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Uruguay are not here for your viewing pleasure, and never have been

They don’t care what you think of their performances at all.

Uruguay v Saudi Arabia: Group A - 2018 FIFA World Cup Russia Photo by Matthias Hangst/Getty Images

Screw you.

Yeah, you. Soccer fan, reading this, I’m talking to you. Did you think Uruguay played dirty against Portugal? Do you think they played too defensively? It doesn’t matter. You don’t matter, because Uruguay is not here for you. They’re here to try to win the World Cup the best way they know how, and that doesn’t involve winning over the masses with stylish play.

The 2010 World Cup — a horrendous tournament that featured referees allowing people to kick the crap out of each other and teams taking full advantage — might have fooled you into thinking that Uruguay has some ambition beyond scraping 1-0 wins. Diego Forlan deservedly won the Golden Ball as the best player on the most entertaining team, but that Uruguay side’s organization was just as much a defining principle for the team as their goals. They clogged the center and was difficult to attack.

Uruguay is very good at this, and it works repeatedly. They did not allow more than one goal in any of their matches en route to a 2011 Copa America title, and shut out their opponents in the semifinals and final. This is why, through all the ups and downs and multiple reports of his imminent departure, Oscar Tabarez has remained Uruguay manager for 12 years.

As a team built for knockout round soccer against superior opponents, Uruguay occasionally looks terrible against the Saudi Arabias of the world. But the beauty in their style — if you choose to see beauty in it, though most think it’s quite ugly — is that it has the same goal against Saudi Arabia as it does against Brazil. And it worked against Portugal on Saturday just like it did against Saudi Arabia in the group stage.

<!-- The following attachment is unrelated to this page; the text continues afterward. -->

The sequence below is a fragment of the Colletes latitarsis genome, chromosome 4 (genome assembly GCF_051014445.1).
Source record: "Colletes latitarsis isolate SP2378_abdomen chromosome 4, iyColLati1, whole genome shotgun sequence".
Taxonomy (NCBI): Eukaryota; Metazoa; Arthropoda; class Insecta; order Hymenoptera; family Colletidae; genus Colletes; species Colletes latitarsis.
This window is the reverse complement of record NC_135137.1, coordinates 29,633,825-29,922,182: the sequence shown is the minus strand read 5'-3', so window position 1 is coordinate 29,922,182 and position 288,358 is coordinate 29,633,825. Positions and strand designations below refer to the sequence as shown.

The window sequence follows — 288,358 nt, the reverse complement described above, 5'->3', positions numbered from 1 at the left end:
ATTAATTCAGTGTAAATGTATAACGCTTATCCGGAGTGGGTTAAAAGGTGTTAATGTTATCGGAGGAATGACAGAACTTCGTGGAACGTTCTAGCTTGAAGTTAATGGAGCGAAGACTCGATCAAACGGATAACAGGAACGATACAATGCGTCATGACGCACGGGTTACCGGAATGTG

Keep shape. Suffocate. And in attack, create some set pieces and two-on-two attacks for star strikers Edinson Cavani and Luis Suarez.

The math is simple — if Cavani and Suarez need a smaller number of chances to score than most strikers, play to limit the other team’s chances, because Cavani and Suarez can find a goal without the rest of the team taking risks going forward.

The Uruguayan style is regularly referred to as “garra,” which literally translates to “claw,” though that’s not the whole story. Garra is about playing with a passion and ferocity that suffocates the opponent. Sometimes that results in triumphant victory, but just as often it results in a first minute red card or getting thrown out of the tournament for biting. Uruguay’s greatest weakness is not a lack of attacking flair, but rather their penchant for violence.

In any event, Uruguay really does not care that you disliked their performance against Portugal. They disagree with your opinion that they should have opened up and taken the game to an inferior opponent. They’re not here to impress in group stage games, and they’re certainly not here to entertain you. They do not care about samba football or total football or tiki-taka.

Uruguay is here to crush opponents with the claw. Call them crap if you want, they’re entirely not bothered. Their style working, even if you hate it.